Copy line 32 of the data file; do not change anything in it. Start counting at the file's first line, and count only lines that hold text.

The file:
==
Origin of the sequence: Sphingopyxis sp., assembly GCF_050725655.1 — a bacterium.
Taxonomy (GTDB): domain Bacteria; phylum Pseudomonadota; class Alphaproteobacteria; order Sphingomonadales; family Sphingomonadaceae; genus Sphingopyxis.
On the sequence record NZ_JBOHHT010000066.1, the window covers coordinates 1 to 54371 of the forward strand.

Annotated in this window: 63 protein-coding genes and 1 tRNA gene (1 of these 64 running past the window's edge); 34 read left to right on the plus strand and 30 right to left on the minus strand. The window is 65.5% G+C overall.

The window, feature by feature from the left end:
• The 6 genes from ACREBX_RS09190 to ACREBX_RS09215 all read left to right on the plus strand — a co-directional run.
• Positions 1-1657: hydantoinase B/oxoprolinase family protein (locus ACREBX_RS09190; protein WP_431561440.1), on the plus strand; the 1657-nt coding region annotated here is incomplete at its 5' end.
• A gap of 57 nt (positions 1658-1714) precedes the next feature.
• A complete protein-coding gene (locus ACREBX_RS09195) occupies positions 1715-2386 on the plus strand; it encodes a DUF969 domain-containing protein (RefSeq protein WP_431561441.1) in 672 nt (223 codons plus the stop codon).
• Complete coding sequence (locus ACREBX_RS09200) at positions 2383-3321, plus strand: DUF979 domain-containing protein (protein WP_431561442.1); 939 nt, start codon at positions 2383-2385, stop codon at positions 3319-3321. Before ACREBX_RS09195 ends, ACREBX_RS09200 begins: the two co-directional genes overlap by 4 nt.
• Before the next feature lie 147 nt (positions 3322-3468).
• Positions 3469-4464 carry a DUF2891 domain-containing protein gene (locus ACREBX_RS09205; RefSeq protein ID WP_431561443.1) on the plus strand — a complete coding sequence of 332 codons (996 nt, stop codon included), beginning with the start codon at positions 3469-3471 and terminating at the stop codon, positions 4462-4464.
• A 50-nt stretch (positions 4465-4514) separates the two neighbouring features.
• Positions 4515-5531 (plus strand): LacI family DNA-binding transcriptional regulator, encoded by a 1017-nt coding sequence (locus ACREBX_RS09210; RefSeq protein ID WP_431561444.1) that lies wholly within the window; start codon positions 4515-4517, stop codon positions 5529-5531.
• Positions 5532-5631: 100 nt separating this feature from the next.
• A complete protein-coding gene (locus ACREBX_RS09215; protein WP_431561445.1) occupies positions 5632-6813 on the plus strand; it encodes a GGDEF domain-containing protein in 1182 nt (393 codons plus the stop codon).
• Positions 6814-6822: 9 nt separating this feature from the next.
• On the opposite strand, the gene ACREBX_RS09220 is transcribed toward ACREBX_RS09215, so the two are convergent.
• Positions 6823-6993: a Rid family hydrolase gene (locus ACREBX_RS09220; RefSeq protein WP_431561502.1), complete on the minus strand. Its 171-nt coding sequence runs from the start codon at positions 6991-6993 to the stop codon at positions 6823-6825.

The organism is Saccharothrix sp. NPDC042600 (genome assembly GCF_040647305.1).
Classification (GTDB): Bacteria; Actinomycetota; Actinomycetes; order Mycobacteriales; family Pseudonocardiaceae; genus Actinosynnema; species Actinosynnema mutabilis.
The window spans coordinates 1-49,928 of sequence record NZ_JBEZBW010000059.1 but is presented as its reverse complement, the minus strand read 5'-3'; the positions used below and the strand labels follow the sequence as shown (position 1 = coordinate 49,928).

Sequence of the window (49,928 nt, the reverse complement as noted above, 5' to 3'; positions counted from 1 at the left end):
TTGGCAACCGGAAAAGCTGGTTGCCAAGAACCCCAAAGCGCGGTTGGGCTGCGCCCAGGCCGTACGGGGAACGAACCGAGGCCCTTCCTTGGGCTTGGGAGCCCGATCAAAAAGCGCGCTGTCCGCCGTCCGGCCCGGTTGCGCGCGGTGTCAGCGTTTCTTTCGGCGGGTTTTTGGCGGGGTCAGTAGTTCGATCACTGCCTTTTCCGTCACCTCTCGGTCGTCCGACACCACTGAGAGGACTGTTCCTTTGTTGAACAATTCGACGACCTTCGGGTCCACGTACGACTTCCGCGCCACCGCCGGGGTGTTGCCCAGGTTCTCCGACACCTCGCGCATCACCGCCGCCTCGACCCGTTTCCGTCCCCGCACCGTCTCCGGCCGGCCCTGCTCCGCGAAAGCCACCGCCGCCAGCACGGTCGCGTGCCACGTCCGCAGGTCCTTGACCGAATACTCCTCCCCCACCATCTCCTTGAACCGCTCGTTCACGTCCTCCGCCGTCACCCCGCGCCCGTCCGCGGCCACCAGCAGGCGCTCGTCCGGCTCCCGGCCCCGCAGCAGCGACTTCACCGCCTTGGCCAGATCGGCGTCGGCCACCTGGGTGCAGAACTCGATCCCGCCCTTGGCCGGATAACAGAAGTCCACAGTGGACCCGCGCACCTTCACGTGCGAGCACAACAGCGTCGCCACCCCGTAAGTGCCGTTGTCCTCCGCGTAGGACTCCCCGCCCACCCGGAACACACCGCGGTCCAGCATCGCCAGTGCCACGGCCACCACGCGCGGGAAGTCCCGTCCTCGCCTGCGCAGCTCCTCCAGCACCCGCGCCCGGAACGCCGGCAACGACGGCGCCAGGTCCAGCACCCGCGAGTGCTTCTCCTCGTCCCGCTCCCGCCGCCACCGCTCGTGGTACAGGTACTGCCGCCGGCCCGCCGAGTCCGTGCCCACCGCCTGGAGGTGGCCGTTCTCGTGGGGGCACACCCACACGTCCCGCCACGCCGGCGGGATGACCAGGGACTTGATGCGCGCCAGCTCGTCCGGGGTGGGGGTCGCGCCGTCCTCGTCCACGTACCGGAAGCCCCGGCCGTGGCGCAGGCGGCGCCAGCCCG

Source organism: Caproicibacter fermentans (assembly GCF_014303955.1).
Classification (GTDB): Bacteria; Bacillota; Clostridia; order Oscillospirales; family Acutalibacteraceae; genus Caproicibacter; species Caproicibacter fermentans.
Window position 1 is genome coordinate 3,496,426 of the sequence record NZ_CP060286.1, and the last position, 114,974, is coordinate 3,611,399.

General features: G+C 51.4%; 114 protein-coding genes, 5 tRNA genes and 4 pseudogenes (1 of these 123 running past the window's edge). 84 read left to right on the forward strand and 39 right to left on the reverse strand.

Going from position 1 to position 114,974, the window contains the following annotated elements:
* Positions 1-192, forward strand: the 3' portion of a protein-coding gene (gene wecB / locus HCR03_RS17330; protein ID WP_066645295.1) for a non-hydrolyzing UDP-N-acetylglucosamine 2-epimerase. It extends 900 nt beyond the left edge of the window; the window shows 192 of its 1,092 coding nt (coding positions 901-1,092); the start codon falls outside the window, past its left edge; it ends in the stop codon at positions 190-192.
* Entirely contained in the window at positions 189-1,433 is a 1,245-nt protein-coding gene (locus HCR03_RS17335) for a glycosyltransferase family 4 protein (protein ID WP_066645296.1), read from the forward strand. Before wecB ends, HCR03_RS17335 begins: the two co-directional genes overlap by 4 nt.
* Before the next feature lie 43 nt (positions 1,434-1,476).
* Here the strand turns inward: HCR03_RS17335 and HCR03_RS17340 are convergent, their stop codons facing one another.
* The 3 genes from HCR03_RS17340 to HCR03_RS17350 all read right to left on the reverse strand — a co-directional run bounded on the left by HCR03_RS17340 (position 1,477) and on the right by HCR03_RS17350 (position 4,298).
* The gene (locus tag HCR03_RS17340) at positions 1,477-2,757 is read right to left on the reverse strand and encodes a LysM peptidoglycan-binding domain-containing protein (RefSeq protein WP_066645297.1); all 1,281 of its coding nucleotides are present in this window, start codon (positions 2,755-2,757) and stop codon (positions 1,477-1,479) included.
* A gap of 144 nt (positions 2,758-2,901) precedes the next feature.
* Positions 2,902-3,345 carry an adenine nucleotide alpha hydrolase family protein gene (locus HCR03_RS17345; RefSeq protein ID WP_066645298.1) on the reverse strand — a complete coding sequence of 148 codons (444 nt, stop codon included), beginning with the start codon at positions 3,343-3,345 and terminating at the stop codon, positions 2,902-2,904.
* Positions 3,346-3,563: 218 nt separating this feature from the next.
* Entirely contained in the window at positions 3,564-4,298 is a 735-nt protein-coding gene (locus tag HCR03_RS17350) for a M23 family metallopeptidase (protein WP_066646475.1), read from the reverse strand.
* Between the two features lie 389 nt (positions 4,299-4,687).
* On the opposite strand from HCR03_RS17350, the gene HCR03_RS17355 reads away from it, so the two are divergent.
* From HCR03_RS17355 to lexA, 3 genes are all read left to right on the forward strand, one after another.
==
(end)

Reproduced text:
* Before the next feature lie 43 nt (positions 1,434-1,476).